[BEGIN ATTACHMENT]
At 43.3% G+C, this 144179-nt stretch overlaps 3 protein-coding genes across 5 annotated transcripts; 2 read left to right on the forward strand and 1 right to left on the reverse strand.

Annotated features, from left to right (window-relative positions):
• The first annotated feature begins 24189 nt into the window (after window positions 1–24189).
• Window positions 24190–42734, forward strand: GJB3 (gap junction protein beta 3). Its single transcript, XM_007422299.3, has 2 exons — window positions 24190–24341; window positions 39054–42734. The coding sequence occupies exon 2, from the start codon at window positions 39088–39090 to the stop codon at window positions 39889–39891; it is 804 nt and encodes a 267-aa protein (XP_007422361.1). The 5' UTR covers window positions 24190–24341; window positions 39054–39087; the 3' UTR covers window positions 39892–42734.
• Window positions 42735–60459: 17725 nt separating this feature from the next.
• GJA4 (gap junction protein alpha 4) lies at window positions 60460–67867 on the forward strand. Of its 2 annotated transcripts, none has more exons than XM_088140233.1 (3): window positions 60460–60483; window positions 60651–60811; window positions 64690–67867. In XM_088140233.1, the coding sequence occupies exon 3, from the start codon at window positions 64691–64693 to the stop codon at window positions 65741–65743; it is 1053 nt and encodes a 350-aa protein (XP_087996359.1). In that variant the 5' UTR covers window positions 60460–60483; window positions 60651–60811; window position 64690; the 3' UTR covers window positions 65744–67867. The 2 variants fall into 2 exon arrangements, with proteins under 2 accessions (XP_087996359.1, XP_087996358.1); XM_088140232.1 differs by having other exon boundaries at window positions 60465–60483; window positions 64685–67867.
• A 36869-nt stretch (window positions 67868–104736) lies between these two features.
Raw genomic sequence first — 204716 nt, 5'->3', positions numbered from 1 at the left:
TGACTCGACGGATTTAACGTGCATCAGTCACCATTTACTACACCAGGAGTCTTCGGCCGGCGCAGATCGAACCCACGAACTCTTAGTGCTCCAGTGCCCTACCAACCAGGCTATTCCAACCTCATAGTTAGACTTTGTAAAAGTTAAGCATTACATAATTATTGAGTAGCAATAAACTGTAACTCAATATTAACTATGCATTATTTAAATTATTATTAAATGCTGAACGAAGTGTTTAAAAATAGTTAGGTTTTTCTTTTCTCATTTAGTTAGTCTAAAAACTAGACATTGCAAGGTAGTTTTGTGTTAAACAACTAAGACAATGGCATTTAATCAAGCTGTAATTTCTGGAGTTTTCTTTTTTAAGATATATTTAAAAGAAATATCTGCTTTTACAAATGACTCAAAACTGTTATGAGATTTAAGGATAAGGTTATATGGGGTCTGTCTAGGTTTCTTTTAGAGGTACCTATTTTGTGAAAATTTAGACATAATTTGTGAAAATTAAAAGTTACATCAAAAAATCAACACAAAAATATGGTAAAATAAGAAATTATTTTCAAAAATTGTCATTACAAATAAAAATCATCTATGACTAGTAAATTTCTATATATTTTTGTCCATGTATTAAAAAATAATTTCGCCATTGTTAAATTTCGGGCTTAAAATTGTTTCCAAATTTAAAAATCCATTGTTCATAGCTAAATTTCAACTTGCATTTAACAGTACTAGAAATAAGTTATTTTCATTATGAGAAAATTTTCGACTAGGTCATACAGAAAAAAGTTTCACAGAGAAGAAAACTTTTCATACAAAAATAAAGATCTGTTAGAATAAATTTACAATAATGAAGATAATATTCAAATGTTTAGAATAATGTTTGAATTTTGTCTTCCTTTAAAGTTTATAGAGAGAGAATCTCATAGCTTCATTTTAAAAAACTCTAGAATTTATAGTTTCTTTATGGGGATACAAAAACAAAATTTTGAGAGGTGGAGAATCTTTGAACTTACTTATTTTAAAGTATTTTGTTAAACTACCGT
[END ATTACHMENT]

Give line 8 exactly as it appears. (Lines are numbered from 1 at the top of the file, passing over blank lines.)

Raw genomic sequence first — 204716 nt, 5'->3', positions numbered from 1 at the left: